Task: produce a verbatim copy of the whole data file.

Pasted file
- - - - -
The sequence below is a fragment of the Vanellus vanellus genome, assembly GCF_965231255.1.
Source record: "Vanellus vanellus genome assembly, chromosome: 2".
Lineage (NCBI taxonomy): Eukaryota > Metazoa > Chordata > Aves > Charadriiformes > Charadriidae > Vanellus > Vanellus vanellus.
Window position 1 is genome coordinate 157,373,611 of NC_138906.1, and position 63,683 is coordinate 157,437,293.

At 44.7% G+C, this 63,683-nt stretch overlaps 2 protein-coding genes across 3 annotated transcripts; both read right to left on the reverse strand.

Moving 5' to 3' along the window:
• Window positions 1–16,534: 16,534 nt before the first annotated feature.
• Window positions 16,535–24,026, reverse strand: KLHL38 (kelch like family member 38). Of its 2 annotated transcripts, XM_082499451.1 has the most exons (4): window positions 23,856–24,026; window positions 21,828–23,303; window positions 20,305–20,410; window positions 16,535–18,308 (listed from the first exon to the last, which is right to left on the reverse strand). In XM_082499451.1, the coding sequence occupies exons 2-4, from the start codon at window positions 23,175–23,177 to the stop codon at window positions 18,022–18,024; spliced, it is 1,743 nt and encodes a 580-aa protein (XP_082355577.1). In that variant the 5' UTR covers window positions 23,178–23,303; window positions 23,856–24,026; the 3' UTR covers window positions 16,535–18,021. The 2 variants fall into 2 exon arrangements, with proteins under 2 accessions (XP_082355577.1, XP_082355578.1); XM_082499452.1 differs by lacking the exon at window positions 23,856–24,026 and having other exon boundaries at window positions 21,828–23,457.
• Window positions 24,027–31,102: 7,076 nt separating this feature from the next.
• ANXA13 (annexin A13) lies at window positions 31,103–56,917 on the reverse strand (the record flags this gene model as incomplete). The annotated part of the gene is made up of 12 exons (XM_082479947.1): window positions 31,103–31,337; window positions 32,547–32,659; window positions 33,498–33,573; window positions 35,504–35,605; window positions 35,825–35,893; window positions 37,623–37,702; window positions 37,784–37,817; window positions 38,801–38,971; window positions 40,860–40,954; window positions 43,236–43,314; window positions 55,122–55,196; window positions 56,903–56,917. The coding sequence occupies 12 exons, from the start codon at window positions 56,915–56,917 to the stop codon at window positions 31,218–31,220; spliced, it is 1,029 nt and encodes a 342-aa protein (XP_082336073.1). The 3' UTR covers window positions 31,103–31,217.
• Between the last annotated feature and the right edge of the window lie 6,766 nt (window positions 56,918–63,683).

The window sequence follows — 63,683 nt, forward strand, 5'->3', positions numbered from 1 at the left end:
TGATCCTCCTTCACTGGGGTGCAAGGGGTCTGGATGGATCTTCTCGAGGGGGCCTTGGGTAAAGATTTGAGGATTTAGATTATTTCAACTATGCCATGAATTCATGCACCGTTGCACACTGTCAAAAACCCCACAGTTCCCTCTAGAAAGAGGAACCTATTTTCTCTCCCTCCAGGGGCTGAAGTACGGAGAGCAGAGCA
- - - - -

The sequence below is a fragment of the Vanellus vanellus genome, assembly GCF_965231255.1.
Source record: "Vanellus vanellus genome assembly, chromosome: 2".
Lineage (NCBI taxonomy): Eukaryota > Metazoa > Chordata > Aves > Charadriiformes > Charadriidae > Vanellus > Vanellus vanellus.
Window position 1 is genome coordinate 157,373,611 of NC_138906.1, and position 63,683 is coordinate 157,437,293.

At 44.7% G+C, this 63,683-nt stretch overlaps 2 protein-coding genes across 3 annotated transcripts; both read right to left on the reverse strand.

Moving 5' to 3' along the window:
• Window positions 1–16,534: 16,534 nt before the first annotated feature.
• Window positions 16,535–24,026, reverse strand: KLHL38 (kelch like family member 38). Of its 2 annotated transcripts, XM_082499451.1 has the most exons (4): window positions 23,856–24,026; window positions 21,828–23,303; window positions 20,305–20,410; window positions 16,535–18,308 (listed from the first exon to the last, which is right to left on the reverse strand). In XM_082499451.1, the coding sequence occupies exons 2-4, from the start codon at window positions 23,175–23,177 to the stop codon at window positions 18,022–18,024; spliced, it is 1,743 nt and encodes a 580-aa protein (XP_082355577.1). In that variant the 5' UTR covers window positions 23,178–23,303; window positions 23,856–24,026; the 3' UTR covers window positions 16,535–18,021. The 2 variants fall into 2 exon arrangements, with proteins under 2 accessions (XP_082355577.1, XP_082355578.1); XM_082499452.1 differs by lacking the exon at window positions 23,856–24,026 and having other exon boundaries at window positions 21,828–23,457.
• Window positions 24,027–31,102: 7,076 nt separating this feature from the next.
• ANXA13 (annexin A13) lies at window positions 31,103–56,917 on the reverse strand (the record flags this gene model as incomplete). The annotated part of the gene is made up of 12 exons (XM_082479947.1): window positions 31,103–31,337; window positions 32,547–32,659; window positions 33,498–33,573; window positions 35,504–35,605; window positions 35,825–35,893; window positions 37,623–37,702; window positions 37,784–37,817; window positions 38,801–38,971; window positions 40,860–40,954; window positions 43,236–43,314; window positions 55,122–55,196; window positions 56,903–56,917. The coding sequence occupies 12 exons, from the start codon at window positions 56,915–56,917 to the stop codon at window positions 31,218–31,220; spliced, it is 1,029 nt and encodes a 342-aa protein (XP_082336073.1). The 3' UTR covers window positions 31,103–31,217.
• Between the last annotated feature and the right edge of the window lie 6,766 nt (window positions 56,918–63,683).

The window sequence follows — 63,683 nt, forward strand, 5'->3', positions numbered from 1 at the left end:
TGATCCTCCTTCACTGGGGTGCAAGGGGTCTGGATGGATCTTCTCGAGGGGGCCTTGGGTAAAGATTTGAGGATTTAGATTATTTCAACTATGCCATGAATTCATGCACCGTTGCACACTGTCAAAAACCCCACAGTTCCCTCTAGAAAGAGGAACCTATTTTCTCTCCCTCCAGGGGCTGAAGTACGGAGAGCAGAGCA